bluff dancers

Dance like no one is watching (Hint: move away from your picture window)

I was a flop at ballet. I knew it at 10, my teacher knew it when all the little pink tutus flounced right and I was on stage left in my own little world. It was my mother who needed convincing. I guess she figured since I was utterly hopeless at musical instruments, perhaps ballet would be my ticket to ride. Um, no.

However, I was a star in what we called tumbling, the precursor to modern gymnastics. I could do hand flips, back-bends and cartwheels in my sleep. And although these skills portend a career in the circus, my mother smiled at me on gym night at school. But while choreographed group movement was just not my forte. All that tumbling led to my next incarnation.

Canteens and dancing in junior high school was a whole other ball(room) game. I cut my teeth on the Twist and progressed nicely to the Mashed Potatoes, the Jerk, and the Monster Mash.  I won dance contests (probably more for energy than style) and always had dance partners. I moved on to a very athletic East Coast Swing and I had killer-moves for the Cha Cha.

Then I got married and had kids. If we had money for a babysitter we did not go dancing as in our courting days, we went to the movies and usually fell asleep before the end.

Fast forward to retirement. We all know that body movement is good for us. It is a way to take off stress. A brisk walk is like a mini staycation. All movement is good. That in mind, my husband and I took dance classes at the Sons of Norway Clubhouse in our hometown. They taught the Tango, the Fox Trot, the Two-Step, the Rumba, Salsa, Mambo and several archaic Norse folk dances. Fortunately for me, he is not a perfectionist. As a matter of fact, we developed our own dance which we applied liberally on every dance floor no matter the music. We have a lot of cool moves with our arms while we shuffle about. We even dance on the bluffs in the wind. Not as ferocious as dancing with wolves, but close.

Then his back went out building a patio and my shoulder decided the wearing of a purse with 10 pounds of useless gear was a bad idea. In fact, the last time I danced fervently was at my 50th class reunion when my old dancing buddy (from the days of winning dance contests) and I took on the Peppermint Twist. Turns out, “round ‘n round and up ‘n down, we go again” was the exact directions to tear one’s meniscus, in both knees. Who knew? Well, that would be my orthopedic surgeon.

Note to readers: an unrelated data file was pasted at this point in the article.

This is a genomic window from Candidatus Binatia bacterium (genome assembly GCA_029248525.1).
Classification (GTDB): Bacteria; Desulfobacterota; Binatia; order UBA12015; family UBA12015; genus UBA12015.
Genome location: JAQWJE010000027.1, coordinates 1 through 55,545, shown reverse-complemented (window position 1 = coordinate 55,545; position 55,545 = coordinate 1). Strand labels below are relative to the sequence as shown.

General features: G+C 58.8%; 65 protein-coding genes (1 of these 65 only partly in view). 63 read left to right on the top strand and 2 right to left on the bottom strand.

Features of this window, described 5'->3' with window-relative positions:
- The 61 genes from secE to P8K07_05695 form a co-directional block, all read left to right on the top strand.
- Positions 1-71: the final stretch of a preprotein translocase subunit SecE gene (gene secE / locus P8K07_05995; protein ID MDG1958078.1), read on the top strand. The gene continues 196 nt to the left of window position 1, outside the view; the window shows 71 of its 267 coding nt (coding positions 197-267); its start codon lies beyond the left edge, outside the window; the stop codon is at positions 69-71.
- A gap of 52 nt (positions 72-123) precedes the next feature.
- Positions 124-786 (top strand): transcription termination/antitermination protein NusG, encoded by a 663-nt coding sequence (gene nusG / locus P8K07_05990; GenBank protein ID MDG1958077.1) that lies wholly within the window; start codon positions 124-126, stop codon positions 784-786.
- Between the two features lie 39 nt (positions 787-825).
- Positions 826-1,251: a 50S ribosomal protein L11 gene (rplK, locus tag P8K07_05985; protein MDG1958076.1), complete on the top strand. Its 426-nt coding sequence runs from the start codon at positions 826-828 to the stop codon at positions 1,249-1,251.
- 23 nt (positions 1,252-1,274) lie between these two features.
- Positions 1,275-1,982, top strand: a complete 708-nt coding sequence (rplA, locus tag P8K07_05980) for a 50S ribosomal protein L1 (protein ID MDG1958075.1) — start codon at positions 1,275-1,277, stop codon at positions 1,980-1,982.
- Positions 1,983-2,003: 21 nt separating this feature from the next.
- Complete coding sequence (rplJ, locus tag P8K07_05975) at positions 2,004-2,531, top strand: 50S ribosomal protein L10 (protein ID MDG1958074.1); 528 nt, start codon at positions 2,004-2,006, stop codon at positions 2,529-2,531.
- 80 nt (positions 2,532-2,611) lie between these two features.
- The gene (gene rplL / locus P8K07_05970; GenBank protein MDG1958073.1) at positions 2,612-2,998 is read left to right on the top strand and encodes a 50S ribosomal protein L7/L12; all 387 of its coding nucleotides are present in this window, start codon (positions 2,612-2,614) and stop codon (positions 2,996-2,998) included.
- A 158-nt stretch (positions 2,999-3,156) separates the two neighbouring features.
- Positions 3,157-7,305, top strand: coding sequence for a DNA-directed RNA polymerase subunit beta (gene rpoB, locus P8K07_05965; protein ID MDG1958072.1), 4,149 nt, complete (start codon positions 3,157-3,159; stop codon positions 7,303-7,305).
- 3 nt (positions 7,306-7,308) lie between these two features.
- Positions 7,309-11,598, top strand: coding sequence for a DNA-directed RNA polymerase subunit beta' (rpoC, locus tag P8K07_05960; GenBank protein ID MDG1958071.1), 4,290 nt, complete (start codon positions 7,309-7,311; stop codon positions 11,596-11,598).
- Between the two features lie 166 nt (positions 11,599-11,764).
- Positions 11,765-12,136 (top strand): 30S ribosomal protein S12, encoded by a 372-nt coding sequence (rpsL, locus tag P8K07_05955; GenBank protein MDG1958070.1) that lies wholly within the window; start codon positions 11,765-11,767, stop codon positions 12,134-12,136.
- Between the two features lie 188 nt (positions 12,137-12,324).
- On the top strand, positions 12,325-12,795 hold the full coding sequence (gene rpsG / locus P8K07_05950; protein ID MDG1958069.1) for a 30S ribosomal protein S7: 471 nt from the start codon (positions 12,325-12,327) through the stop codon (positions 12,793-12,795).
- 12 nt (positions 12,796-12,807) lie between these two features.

While dancing and gymnastics are great retirement forms of exercise, easy does it. Which is not in my vocabulary. Well, at least not until now, where I am learning about the “delta” between what I want to do, what I think I can do, and what is actually physically feasible. For relaxation, I retreated to swimming. But when Covid struck, the thought of sharing a steamy natatorium with 16 other germ laden swimmers put the kibosh on that. What to do?

When it comes to the body, “you got to use it or lose it”. So, when I realized rigor mortis was setting in, I called a lifelong friend, Mary Lou, who can bend like a pretzel. She is a yoga instructor, but, bummer, she lives on the opposite side of the country from me. She suggested a great online teacher (Yoga with Adriene) for beginners. Wonderful as long as you don’t try to bend like Adriene. I kinda needed a pre-school for Yoga before I started the free 30-day classes. I prepared. I got new Yoga clothes. Now enter the Tibetan 5. A routine of simple (not simple to do mind you, but simple to understand) yoga moves. With the okay of my orthopedic surgeon (always check with your doctor before trying this) I attempted to work up to their 21 repetitions of each exercise. In three-months I got up to 20 reps of each. I held at 20 reps because, well see above, I don’t take instruction well.

Sally Franz and her third husband live on the Olympic Peninsula. She has two daughters, a stepson, and three grandchildren. Sally is the author of several humor books including Scrambled Leggs: A Snarky Tale of Hospital Hooey and The Baby Boomer’s Guide to Menopause

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